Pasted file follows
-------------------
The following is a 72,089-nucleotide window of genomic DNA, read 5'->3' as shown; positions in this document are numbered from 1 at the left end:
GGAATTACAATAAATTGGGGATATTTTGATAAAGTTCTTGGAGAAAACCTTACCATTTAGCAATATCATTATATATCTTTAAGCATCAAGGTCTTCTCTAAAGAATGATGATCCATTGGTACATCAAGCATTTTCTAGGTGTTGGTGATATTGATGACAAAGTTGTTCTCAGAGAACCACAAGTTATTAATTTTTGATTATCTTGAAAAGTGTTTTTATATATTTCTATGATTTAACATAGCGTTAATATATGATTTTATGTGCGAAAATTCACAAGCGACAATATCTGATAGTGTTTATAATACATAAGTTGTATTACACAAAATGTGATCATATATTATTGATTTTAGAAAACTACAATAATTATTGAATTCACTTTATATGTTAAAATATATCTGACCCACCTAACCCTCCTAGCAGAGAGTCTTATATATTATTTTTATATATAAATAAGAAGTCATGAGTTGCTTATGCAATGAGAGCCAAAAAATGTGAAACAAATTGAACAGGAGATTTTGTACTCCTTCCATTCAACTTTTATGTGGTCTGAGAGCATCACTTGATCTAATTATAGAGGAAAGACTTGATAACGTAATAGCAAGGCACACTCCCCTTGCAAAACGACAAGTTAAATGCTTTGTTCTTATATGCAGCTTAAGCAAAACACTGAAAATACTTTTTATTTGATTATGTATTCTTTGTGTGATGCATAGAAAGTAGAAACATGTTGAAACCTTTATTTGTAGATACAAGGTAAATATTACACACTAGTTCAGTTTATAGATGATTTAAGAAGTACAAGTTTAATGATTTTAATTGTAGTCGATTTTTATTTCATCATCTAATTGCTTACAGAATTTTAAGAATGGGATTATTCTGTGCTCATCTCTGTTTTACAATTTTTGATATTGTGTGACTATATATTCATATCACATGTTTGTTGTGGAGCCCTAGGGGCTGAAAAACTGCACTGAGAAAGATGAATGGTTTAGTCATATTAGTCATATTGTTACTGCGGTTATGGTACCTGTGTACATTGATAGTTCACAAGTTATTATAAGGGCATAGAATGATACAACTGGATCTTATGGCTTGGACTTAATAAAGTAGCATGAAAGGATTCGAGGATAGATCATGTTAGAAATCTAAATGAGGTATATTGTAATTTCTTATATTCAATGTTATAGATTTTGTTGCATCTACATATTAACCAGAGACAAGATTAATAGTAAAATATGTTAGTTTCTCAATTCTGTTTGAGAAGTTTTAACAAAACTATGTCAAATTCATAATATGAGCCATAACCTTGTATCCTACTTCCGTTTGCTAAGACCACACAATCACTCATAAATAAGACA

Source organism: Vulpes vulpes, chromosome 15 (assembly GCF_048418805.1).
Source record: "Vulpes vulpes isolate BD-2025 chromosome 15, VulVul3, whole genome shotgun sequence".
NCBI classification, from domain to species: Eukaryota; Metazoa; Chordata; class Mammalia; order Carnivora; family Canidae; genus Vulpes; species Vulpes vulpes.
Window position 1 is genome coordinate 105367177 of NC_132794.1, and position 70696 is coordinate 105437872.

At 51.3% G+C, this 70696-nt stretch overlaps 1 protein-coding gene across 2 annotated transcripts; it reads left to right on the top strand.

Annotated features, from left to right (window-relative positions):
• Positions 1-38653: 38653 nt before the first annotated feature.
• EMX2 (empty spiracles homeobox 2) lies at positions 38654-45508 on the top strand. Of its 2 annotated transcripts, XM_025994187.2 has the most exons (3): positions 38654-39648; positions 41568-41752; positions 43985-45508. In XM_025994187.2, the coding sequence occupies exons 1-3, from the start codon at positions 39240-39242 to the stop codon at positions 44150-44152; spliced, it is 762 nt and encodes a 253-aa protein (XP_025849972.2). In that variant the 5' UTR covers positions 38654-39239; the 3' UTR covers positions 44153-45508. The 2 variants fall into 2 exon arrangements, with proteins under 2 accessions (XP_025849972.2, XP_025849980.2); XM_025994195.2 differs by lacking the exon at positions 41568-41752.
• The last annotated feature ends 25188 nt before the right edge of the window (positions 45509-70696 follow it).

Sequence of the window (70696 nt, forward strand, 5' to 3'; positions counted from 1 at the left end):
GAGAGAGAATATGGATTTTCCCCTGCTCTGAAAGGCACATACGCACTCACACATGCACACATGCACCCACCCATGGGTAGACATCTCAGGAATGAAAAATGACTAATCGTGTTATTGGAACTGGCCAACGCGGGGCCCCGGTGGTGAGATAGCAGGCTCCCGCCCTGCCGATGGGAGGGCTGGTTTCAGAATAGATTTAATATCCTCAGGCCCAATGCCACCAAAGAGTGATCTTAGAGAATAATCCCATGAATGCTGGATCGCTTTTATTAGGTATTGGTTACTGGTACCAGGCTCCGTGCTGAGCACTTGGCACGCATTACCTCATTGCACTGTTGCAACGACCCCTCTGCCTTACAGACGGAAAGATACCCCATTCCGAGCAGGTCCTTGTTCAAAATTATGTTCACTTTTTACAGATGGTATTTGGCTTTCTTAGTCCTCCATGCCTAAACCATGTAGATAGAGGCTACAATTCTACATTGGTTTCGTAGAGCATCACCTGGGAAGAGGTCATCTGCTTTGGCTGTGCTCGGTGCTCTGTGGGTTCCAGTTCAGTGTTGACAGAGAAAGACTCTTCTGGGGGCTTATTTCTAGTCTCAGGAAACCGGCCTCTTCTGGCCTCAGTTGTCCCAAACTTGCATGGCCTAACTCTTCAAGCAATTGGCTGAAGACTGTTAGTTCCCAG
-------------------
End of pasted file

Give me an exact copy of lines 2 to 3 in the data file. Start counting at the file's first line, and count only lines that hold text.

GGAATTACAATAAATTGGGGATATTTTGATAAAGTTCTTGGAGAAAACCTTACCATTTAGCAATATCATTATATATCTTTAAGCATCAAGGTCTTCTCTAAAGAATGATGATCCATTGGTACATCAAGCATTTTCTAGGTGTTGGTGATATTGATGACAAAGTTGTTCTCAGAGAACCACAAGTTATTAATTTTTGATTATCTTGAAAAGTGTTTTTATATATTTCTATGATTTAACATAGCGTTAATATATGATTTTATGTGCGAAAATTCACAAGCGACAATATCTGATAGTGTTTATAATACATAAGTTGTATTACACAAAATGTGATCATATATTATTGATTTTAGAAAACTACAATAATTATTGAATTCACTTTATATGTTAAAATATATCTGACCCACCTAACCCTCCTAGCAGAGAGTCTTATATATTATTTTTATATATAAATAAGAAGTCATGAGTTGCTTATGCAATGAGAGCCAAAAAATGTGAAACAAATTGAACAGGAGATTTTGTACTCCTTCCATTCAACTTTTATGTGGTCTGAGAGCATCACTTGATCTAATTATAGAGGAAAGACTTGATAACGTAATAGCAAGGCACACTCCCCTTGCAAAACGACAAGTTAAATGCTTTGTTCTTATATGCAGCTTAAGCAAAACACTGAAAATACTTTTTATTTGATTATGTATTCTTTGTGTGATGCATAGAAAGTAGAAACATGTTGAAACCTTTATTTGTAGATACAAGGTAAATATTACACACTAGTTCAGTTTATAGATGATTTAAGAAGTACAAGTTTAATGATTTTAATTGTAGTCGATTTTTATTTCATCATCTAATTGCTTACAGAATTTTAAGAATGGGATTATTCTGTGCTCATCTCTGTTTTACAATTTTTGATATTGTGTGACTATATATTCATATCACATGTTTGTTGTGGAGCCCTAGGGGCTGAAAAACTGCACTGAGAAAGATGAATGGTTTAGTCATATTAGTCATATTGTTACTGCGGTTATGGTACCTGTGTACATTGATAGTTCACAAGTTATTATAAGGGCATAGAATGATACAACTGGATCTTATGGCTTGGACTTAATAAAGTAGCATGAAAGGATTCGAGGATAGATCATGTTAGAAATCTAAATGAGGTATATTGTAATTTCTTATATTCAATGTTATAGATTTTGTTGCATCTACATATTAACCAGAGACAAGATTAATAGTAAAATATGTTAGTTTCTCAATTCTGTTTGAGAAGTTTTAACAAAACTATGTCAAATTCATAATATGAGCCATAACCTTGTATCCTACTTCCGTTTGCTAAGACCACACAATCACTCATAAATAAGACA

Source organism: Vulpes vulpes, chromosome 15 (assembly GCF_048418805.1).